"To do mathematics is to be at once touched by fire and bound by reason. Logic forms a narrow channel through which intuition flows with vastly augmented force."
How Not to be Wrong is easily the best book I've read in several months. (Maybe that doesn't sound too impressive, but it's actually pretty high praise.) It might be appropriately called How to Avoid Lying with Statistics and Occasionally Discover Truths, but that wouldn't be as catchy. Ellenberg gets straight to the point with real-life cases of problems that need the hell solved out of them, like whether to believe in God, judging whether a public health problem is becoming a crisis, and why elections are doomed to always be ambiguous depending on how you count votes. His examples enliven crucial concepts like Pascal's Wager, Euclidean versus non-Euclidean geometries, Bayesian inference, and the limitations of statistical "significance." My favorite chapter ties together how some MIT undergrads earned a stable income playing a (now-defunct) state lottery, the development of techniques to draw in perspective on flat paper, and the simultaneous invention and discovery error-correcting code. Ellenberg's presentation is eminently approachable: his engaging, humorous, and occasionally inspiring prose is accompanied by just a few equations (but enough of the right ones) and some simple yet explosively illuminating graphs. Over and over, this book reveals how same maths describe a lot of different problems, and the connections we can draw between them can powerfully multiply our skills at being not-wrong--and sometimes actually being right.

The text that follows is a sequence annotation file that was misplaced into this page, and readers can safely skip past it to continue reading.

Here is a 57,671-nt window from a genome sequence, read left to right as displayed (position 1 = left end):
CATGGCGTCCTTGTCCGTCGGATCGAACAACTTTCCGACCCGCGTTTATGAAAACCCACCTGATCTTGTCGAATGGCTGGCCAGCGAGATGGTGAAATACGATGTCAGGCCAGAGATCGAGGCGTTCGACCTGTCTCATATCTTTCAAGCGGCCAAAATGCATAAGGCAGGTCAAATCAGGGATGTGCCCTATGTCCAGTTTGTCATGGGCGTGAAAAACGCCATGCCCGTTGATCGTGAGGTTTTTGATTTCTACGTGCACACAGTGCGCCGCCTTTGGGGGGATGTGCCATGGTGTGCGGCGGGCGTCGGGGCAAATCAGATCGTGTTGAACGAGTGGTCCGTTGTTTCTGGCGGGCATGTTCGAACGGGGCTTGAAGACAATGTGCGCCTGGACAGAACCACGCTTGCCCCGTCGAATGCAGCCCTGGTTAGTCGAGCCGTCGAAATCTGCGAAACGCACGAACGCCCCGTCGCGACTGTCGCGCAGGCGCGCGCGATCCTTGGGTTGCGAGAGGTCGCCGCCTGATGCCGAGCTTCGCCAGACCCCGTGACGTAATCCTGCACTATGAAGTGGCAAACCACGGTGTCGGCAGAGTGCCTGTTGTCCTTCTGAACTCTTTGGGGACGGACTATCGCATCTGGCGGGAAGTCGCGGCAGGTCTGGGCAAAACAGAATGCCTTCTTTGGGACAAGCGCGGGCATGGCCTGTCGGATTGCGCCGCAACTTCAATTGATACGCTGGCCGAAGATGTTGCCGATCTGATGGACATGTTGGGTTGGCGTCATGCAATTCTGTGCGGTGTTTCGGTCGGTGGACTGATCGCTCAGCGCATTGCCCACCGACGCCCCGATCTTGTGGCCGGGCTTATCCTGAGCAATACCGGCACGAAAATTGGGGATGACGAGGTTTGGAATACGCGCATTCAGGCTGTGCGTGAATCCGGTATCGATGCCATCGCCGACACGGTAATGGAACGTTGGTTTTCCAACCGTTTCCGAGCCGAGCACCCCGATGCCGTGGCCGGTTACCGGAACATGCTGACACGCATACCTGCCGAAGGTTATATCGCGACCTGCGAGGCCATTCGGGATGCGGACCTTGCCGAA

If you like Nate Silver, Martin Gardner, Radiolab, or simply not being wrong, you should give this book a try. You will discover something awesome and become smarter AND wiser, and probably even sexier.